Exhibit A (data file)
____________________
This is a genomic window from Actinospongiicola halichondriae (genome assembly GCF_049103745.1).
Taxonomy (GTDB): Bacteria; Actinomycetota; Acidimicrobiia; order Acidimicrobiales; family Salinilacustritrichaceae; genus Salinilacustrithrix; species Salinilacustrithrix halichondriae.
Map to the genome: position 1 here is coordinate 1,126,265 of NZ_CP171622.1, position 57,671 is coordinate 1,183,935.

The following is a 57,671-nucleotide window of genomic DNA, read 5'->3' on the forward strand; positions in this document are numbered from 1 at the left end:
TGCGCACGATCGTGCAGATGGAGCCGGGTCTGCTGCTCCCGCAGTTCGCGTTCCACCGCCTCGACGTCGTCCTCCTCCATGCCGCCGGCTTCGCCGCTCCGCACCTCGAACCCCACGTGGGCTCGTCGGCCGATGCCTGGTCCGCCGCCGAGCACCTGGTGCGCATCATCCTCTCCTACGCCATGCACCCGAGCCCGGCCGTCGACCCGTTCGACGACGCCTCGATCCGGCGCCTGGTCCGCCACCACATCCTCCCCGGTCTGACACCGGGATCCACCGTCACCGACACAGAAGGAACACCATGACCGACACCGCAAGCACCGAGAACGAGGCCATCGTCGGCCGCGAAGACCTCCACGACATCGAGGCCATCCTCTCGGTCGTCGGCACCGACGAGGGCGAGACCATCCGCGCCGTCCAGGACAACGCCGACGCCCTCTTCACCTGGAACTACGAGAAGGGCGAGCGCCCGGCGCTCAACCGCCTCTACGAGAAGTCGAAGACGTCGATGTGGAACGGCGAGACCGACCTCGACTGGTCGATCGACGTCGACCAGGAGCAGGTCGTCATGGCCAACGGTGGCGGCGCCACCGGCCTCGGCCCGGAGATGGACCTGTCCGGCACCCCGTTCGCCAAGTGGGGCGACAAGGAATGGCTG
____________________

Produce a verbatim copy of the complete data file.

This is a genomic window from Actinospongiicola halichondriae (genome assembly GCF_049103745.1).
Taxonomy (GTDB): Bacteria; Actinomycetota; Acidimicrobiia; order Acidimicrobiales; family Salinilacustritrichaceae; genus Salinilacustrithrix; species Salinilacustrithrix halichondriae.
Map to the genome: position 1 here is coordinate 1,126,265 of NZ_CP171622.1, position 57,671 is coordinate 1,183,935.

The following is a 57,671-nucleotide window of genomic DNA, read 5'->3' on the forward strand; positions in this document are numbered from 1 at the left end:
TGCGCACGATCGTGCAGATGGAGCCGGGTCTGCTGCTCCCGCAGTTCGCGTTCCACCGCCTCGACGTCGTCCTCCTCCATGCCGCCGGCTTCGCCGCTCCGCACCTCGAACCCCACGTGGGCTCGTCGGCCGATGCCTGGTCCGCCGCCGAGCACCTGGTGCGCATCATCCTCTCCTACGCCATGCACCCGAGCCCGGCCGTCGACCCGTTCGACGACGCCTCGATCCGGCGCCTGGTCCGCCACCACATCCTCCCCGGTCTGACACCGGGATCCACCGTCACCGACACAGAAGGAACACCATGACCGACACCGCAAGCACCGAGAACGAGGCCATCGTCGGCCGCGAAGACCTCCACGACATCGAGGCCATCCTCTCGGTCGTCGGCACCGACGAGGGCGAGACCATCCGCGCCGTCCAGGACAACGCCGACGCCCTCTTCACCTGGAACTACGAGAAGGGCGAGCGCCCGGCGCTCAACCGCCTCTACGAGAAGTCGAAGACGTCGATGTGGAACGGCGAGACCGACCTCGACTGGTCGATCGACGTCGACCAGGAGCAGGTCGTCATGGCCAACGGTGGCGGCGCCACCGGCCTCGGCCCGGAGATGGACCTGTCCGGCACCCCGTTCGCCAAGTGGGGCGACAAGGAATGGCTG